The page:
National Defense

by James Fallows
Random House, 206 pp., $12.95

Rarely has a book been published at a more opportune moment than James Fallows’s National Defense. At a time of widespread dissatisfaction with American defenses, we need a clear view of how they can be improved besides pouring more dollars into the same system. This book provides such a view. It should be read by President Reagan, and thoroughly absorbed by Secretary Weinberger and David Stockman before they throw many tens of billions more dollars at the defense program.

James Fallows was President Carter’s chief speech writer for two years, but he has never had any direct responsibilities for the national security. Yet his observations are so full of common sense, a quality which he finds badly lacking within the Pentagon, that it is unfortunate that his wisdom was not used in the past and not available earlier to the new administration. (In his recent article, “The Great Defense Deception,” [NYR, May 28] Fallows applies the logic of this book specifically to the Reagan defense program.)

It might seem easy to find $20 billion to add to the defense budget in a national budget of $650 billion. Fallows shows that in practice it is not that simple. More than 60 percent of all federal funds consists of “entitlements” or “uncontrollable” expenditures to which anyone who meets certain criteria is legally owed. Social Security, farm price supports, and veterans’ pensions all fall into this category, and a new administration cannot easily cut them off. The political costs and legislative difficulties of trying to reduce these and many other programs are high and may be insurmountable. Without these savings and with much higher taxes, higher defense spending can only further unbalance the budget.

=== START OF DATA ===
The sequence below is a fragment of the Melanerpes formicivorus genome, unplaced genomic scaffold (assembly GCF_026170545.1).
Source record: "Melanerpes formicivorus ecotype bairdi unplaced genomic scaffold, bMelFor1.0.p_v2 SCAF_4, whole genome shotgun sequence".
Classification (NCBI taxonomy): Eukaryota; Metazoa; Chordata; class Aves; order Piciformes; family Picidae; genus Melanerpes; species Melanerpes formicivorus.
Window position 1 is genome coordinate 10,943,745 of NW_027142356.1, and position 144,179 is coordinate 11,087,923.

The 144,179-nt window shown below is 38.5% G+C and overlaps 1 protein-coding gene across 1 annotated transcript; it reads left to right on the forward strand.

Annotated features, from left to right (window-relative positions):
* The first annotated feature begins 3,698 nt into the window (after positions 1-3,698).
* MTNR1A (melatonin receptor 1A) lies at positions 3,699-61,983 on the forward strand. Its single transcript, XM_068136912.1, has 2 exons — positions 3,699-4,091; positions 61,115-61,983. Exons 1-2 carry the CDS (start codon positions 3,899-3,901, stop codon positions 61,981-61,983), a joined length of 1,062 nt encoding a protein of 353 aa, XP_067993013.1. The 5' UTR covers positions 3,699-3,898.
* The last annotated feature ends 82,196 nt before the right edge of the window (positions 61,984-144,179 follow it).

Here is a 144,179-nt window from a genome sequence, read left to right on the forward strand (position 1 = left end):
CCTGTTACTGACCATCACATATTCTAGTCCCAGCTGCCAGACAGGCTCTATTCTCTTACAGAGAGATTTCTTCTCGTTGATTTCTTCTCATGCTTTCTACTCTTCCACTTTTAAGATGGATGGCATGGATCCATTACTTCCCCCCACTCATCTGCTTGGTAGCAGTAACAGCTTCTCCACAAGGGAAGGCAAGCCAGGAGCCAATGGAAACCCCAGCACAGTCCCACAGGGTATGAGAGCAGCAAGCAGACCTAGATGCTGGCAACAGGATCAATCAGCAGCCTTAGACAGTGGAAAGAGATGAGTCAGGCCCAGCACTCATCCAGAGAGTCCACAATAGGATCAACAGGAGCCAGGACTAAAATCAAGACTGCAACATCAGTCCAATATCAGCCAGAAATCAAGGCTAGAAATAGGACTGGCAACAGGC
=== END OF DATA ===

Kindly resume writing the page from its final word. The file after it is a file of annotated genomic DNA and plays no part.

But when he wrote his book, Fallows did not count on Stockman’s determination to cut the budget and Weinberger’s huge increases for defense. Weinberger was nicknamed “Cap the Knife” for his budget cutting under Nixon, but this talent has deserted him in his present job. Stockman has persuaded Reagan to cut social expenditures by $40 billion while Weinberger is seeking authority to spend $44 billion more on defense in fiscal year 1982 than will have been spent in this fiscal year. Will Congress go along with this transfer of funds from civilian to defense programs? The political tide is running strongly in that direction. The Reagan tax cut, however, promises to increase still further the deficit, and there is also strong sentiment in Congress in favor of balanced budgets. Inflation fueled by these tax cuts and higher military expenditures will also make it harder to find real money to increase defense efforts.

These difficulties will be made even worse a year from now, since Weinberger proposes yet another $40 billion increase for defense, and it will be very hard for Mr. Stockman to find another $40 billion to take away from the poor during the congressional election year of 1982. Since the beginning of the Korean War, defense spending in constant dollars never increased more than three years…

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